The halls of schools across District 196 turned bright orange this October in recognition of the nationwide Unity Day initiative. From elementary to high school, our students and staff embraced the message behind PACER’s “where and share orange” to end bullying.
“Our schools are intentional about building quality relationships with students, and the Unity Day philosophy isn’t just a one-day event in the district,” said Mary Thompson, District 196 school safety and climate coordinator, “it’s also embedded into the everyday actions of our schools. Unity Day is a great way reminder that we must always care about each other and look out for one another.”
The color orange draws attention, and when worn in a large group, provides a powerful visual and collective message that kindness matters. At Woodland Elementary in Eagan, students all donned Woodland Upstander shirts and held a morning assembly to reaffirm their commitment to stamping out bullying. At the direction of music specialist Denise Nelson, the Woodland Da Capo choir sang “You Will Be Found.” At Highland Elementary in Apple Valley, Principal Chad Ryburn’s students learned the importance of walking in another’s shoes. Students wrote on footprint cutouts steps they can take to end bullying.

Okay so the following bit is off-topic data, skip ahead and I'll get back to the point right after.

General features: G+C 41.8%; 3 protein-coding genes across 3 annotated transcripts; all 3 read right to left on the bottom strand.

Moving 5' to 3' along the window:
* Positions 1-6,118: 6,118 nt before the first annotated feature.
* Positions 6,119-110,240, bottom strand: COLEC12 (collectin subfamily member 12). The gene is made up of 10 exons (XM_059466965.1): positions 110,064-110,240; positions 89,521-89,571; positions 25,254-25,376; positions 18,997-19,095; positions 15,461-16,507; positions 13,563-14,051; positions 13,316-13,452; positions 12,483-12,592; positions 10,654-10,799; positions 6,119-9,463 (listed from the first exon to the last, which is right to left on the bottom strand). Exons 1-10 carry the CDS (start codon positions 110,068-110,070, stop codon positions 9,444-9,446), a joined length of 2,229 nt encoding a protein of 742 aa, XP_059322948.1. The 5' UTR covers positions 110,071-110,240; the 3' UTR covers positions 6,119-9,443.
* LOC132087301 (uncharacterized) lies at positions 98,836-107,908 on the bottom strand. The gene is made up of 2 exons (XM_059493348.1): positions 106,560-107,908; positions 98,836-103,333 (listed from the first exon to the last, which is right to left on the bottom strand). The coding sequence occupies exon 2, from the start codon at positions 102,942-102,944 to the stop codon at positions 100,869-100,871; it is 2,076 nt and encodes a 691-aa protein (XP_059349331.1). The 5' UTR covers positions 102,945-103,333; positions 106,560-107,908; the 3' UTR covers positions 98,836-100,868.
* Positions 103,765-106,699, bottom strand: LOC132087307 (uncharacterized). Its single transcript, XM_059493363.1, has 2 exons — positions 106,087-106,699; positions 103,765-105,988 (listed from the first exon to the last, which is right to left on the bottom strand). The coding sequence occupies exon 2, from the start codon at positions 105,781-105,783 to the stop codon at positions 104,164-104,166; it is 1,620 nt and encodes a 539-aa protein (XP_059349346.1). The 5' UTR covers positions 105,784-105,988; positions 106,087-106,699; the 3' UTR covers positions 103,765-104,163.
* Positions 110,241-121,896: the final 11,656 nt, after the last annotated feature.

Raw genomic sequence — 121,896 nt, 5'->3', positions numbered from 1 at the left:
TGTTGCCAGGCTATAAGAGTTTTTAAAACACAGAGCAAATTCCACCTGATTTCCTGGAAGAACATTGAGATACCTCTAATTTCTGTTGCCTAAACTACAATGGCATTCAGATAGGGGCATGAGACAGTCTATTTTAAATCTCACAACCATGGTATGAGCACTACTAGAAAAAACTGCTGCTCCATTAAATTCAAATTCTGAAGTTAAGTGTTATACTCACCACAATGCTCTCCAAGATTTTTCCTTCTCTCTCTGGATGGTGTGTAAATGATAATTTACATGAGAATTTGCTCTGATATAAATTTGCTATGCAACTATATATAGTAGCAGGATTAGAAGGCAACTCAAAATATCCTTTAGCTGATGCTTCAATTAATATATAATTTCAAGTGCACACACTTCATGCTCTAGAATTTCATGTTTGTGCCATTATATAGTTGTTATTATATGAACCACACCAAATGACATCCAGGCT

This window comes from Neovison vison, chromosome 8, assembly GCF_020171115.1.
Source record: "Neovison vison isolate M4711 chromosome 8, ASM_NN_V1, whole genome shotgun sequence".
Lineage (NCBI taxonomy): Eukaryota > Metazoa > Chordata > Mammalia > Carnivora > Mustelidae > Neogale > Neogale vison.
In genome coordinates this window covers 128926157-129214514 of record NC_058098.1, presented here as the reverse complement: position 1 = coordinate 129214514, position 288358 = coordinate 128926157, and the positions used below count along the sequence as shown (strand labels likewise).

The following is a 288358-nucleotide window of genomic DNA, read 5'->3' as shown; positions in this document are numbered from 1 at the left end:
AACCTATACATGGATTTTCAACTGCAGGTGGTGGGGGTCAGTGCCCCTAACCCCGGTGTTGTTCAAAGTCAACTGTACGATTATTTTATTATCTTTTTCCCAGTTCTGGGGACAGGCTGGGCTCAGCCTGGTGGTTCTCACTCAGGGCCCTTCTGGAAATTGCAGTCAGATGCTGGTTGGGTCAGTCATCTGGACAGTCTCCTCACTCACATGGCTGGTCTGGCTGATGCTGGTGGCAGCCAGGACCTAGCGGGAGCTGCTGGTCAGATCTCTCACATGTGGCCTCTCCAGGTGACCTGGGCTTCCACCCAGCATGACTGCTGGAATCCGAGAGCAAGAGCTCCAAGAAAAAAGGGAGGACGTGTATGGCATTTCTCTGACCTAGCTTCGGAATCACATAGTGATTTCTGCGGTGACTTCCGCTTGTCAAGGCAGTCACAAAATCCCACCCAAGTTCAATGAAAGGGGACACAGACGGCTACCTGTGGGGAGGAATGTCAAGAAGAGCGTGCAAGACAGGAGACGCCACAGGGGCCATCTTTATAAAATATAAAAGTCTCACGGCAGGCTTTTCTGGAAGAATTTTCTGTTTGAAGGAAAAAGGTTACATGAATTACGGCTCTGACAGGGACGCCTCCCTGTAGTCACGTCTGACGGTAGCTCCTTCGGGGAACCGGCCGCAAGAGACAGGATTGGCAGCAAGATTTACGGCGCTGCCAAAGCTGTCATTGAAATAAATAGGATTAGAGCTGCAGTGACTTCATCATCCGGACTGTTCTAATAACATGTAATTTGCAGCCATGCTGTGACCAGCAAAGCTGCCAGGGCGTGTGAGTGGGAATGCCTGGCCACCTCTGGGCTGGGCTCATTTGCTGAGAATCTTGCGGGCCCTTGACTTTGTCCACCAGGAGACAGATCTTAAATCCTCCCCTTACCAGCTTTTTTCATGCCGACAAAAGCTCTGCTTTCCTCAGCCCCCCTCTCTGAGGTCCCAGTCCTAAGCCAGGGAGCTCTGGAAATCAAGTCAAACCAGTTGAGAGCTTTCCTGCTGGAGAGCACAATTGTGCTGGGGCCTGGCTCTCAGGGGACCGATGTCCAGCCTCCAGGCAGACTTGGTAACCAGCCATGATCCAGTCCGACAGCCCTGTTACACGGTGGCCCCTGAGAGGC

“I agree with the objective in helping individual students take small steps will help unite all students along the path for kindness, acceptance and inclusion,” Ryburn said.
Shannon Park Elementary students “grew” a kindness tree, Greenleaf and Oak Ridge decked out their schools in orange, Red Pine students formed a unity circle, and over at Rosemount middle and high schools, they recommitted to the “Irish Way” of tolerance and inclusion. Middle schoolers donned bright orange shirts with the words stand up, speak out and be brave, which were designed by a Rosemount sixth-graders. And at the high school, students used one of their class periods to talk in-depth about empathy.
See more photos from schools around District 196.